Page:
VC INTERVIEW | Conductor Jindong Cai on the US-China Music Institute’s China Now Music Festival
The fourth edition of the festival is taking place between October 12 and 17 at New York's Bard College-Conservatory of Music and online
Tune into The Violin Channel on Tuesday, October 19 at 7:00 PM, to watch the 2021 China Now Music Festival's gala concert, entitled “Asian American Voices: American Stories, American Music", featuring a selection of important live symphonic works from this year's event.
The US-China Music Institute of the Bard College Conservatory of Music is proving a leading force in introducing music from contemporary China to the United States, and in promoting musical exchanges between the two countries.
We recently sat down with conductor Jindong Cai, Director of the US-China Music Institute, Professor of Music and Arts at Bard College, and Associate Conductor of The Orchestra Now, to learn more.
Tell us about yourself, your upbringing, and the experience you bring to the Institute?
Although I was raised in China, most of my professional career has been in the United States. I work as a conductor in both professional and educational institutions. I really witnessed how Asian artists and Asian music have become more accessible in the past few decades. For example, when I came to America 30 years ago, nobody knew any Chinese instruments, but now many of these instruments have become regularly featured in American concerts.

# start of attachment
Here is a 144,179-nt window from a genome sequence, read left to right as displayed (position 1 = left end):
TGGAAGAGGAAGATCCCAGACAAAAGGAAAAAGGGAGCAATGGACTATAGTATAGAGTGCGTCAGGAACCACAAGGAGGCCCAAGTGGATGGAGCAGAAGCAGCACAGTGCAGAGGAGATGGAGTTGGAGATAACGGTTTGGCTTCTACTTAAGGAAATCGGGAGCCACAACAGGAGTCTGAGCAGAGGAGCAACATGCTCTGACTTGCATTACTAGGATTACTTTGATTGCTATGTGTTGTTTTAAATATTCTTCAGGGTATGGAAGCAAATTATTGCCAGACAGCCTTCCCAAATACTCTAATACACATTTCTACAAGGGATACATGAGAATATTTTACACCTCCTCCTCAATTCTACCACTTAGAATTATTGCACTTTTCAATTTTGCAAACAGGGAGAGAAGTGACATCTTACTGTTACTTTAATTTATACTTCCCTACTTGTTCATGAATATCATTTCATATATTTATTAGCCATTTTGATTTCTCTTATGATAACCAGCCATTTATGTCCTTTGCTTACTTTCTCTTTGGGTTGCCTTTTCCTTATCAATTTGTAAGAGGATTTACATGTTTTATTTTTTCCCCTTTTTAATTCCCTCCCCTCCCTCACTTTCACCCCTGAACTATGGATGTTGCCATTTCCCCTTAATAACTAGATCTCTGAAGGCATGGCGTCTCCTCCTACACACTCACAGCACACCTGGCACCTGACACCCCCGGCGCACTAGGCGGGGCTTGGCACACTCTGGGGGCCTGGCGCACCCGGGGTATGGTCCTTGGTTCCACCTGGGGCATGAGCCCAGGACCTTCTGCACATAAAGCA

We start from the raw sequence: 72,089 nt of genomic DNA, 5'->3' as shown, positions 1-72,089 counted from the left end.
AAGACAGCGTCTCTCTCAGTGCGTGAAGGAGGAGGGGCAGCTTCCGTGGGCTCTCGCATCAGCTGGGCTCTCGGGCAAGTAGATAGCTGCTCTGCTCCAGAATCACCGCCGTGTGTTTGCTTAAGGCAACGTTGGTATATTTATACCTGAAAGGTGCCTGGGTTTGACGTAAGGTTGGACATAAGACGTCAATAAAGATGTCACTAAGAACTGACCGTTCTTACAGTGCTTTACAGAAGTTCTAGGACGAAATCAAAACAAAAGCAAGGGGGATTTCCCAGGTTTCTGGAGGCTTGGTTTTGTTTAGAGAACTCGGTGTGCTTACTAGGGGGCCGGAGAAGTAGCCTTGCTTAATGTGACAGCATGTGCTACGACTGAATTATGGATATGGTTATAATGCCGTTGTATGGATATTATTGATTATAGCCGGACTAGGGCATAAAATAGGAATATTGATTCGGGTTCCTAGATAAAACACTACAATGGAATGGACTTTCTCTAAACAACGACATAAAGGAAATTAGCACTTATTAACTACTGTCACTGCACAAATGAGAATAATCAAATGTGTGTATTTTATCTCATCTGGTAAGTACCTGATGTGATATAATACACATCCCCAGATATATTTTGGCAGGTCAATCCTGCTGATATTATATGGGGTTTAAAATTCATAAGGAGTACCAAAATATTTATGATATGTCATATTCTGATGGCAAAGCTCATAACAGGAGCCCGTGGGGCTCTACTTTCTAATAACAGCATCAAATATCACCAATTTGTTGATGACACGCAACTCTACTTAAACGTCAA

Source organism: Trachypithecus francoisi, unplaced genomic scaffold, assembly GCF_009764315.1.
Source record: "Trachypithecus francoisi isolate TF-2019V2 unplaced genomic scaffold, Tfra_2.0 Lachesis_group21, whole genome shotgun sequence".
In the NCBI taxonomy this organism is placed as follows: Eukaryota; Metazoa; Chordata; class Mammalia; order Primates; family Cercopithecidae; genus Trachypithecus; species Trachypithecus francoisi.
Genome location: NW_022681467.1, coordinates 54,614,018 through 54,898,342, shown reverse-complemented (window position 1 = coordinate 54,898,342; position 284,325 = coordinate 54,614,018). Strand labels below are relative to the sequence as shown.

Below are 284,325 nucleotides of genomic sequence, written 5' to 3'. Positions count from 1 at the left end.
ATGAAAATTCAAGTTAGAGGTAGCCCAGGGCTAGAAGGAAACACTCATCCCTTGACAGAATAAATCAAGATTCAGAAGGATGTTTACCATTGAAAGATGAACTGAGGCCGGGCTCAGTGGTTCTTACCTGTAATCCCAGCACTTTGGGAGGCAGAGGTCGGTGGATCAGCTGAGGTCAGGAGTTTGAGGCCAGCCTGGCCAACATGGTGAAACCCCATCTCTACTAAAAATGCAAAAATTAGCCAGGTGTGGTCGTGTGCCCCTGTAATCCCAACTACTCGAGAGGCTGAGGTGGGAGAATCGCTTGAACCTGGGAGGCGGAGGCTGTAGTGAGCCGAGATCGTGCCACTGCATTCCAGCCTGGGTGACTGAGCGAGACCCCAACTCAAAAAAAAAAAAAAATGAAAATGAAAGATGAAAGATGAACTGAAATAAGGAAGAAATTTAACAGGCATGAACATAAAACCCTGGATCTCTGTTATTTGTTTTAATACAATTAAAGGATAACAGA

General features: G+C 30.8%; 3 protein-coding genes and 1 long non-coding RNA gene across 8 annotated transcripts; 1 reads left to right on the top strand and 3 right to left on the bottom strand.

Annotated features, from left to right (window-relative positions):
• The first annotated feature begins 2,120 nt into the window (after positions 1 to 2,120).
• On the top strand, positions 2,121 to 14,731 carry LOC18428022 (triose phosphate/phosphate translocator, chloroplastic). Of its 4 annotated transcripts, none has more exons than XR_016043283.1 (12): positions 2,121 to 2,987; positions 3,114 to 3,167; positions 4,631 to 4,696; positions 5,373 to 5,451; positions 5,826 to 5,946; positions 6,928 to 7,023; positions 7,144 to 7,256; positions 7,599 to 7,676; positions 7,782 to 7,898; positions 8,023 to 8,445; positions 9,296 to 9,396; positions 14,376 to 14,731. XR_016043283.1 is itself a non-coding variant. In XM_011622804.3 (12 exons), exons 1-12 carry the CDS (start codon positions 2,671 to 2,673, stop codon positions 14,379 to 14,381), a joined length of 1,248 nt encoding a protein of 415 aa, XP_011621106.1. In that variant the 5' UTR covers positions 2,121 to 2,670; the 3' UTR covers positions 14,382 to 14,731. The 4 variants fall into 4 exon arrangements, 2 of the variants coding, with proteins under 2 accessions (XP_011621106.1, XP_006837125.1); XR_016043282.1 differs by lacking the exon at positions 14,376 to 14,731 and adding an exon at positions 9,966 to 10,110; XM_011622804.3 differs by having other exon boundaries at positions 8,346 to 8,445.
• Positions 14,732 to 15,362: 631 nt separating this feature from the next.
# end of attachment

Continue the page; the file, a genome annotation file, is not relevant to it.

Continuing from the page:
More importantly, Asian American artists are taking a greater role in the music world of the 21st century. You can witness this in any symphony orchestra, opera house, or conservatory. The creation of the US-China Music Institute is a reflection of that trend. As the founding director, I hope I can use my experience to create a strong platform to enable a greater appreciation of the music from China and to provide new opportunities for artists to perform Chinese music.
Tell us about the US-China Music Institute. When was it established and what are its core mission and long-term goals?
The US-China Music Institute was founded in 2017 by conductor Jindong Cai and Robert Martin, founding director of the Bard College Conservatory of Music, with the mission to promote the study, performance, and appreciation of music from contemporary China — and to support musical exchange between the United States and China. In its first few years, the Institute has embarked on several groundbreaking projects, including the first degree-granting program in Chinese instrument performance in a U.S. conservatory. In addition, we hold an annual Chinese New Year Concert, a scholarly conference in the spring, and the China Now Music Festival every fall.
This October will see the fourth edition of the US-China Music Institute’s China Now Music Festival. Tell us about the event, its core focus, and why you will focus on the paradigm of “Asian American Voices” this year.